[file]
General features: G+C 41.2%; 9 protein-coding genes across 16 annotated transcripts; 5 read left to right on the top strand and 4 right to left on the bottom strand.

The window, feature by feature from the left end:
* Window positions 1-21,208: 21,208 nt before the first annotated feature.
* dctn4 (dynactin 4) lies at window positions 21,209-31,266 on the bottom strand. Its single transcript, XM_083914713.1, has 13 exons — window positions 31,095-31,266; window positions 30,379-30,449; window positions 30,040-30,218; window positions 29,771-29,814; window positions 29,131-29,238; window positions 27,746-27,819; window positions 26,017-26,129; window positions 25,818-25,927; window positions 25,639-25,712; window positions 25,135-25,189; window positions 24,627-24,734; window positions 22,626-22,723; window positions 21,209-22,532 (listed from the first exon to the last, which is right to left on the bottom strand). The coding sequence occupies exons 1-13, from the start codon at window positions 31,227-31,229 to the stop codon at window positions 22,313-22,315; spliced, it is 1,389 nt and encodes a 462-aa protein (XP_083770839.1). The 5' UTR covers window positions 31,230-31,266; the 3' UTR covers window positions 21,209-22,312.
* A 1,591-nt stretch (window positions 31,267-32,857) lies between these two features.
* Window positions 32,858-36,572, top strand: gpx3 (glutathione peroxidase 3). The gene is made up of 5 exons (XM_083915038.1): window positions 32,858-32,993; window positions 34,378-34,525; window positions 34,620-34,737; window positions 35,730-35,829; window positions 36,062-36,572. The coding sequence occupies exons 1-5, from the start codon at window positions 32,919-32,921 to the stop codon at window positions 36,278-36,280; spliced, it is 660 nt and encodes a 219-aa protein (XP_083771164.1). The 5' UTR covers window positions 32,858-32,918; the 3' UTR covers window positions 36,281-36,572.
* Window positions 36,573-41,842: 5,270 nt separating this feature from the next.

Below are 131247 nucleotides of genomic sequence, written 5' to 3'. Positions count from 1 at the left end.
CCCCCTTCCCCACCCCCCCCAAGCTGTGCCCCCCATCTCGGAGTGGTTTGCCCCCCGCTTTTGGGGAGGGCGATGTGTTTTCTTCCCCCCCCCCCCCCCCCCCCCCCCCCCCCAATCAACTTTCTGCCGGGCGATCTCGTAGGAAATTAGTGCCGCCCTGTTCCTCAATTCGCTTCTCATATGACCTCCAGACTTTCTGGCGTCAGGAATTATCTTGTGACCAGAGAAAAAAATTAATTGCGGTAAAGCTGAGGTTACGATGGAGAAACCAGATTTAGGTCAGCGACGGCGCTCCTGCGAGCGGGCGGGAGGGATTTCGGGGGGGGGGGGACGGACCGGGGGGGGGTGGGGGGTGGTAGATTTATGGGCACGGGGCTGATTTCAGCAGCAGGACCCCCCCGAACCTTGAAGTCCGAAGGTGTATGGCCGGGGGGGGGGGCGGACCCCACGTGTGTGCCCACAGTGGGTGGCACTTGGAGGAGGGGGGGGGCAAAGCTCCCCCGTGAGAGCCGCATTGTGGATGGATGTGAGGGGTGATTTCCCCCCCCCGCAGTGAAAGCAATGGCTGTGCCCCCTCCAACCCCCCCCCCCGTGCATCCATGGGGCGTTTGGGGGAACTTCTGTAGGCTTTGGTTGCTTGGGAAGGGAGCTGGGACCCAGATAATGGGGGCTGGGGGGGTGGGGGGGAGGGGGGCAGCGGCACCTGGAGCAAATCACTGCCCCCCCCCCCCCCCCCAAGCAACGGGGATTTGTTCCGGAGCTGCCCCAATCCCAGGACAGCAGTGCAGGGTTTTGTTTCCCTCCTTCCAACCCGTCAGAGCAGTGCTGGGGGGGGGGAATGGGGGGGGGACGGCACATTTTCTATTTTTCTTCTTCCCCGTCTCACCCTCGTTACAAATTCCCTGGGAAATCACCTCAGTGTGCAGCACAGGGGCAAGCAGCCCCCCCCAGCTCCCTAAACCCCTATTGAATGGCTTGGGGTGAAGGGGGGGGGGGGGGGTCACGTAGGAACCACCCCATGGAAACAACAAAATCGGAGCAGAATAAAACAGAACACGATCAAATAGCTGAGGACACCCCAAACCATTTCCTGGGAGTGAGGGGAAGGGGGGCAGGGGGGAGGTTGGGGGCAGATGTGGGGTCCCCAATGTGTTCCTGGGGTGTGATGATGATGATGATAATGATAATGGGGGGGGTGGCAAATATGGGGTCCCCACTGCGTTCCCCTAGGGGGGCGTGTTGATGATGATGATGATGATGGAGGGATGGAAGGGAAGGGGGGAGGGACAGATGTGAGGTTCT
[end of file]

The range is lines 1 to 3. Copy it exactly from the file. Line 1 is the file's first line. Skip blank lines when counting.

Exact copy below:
General features: G+C 41.2%; 9 protein-coding genes across 16 annotated transcripts; 5 read left to right on the top strand and 4 right to left on the bottom strand.

The window, feature by feature from the left end:
* Window positions 1-21,208: 21,208 nt before the first annotated feature.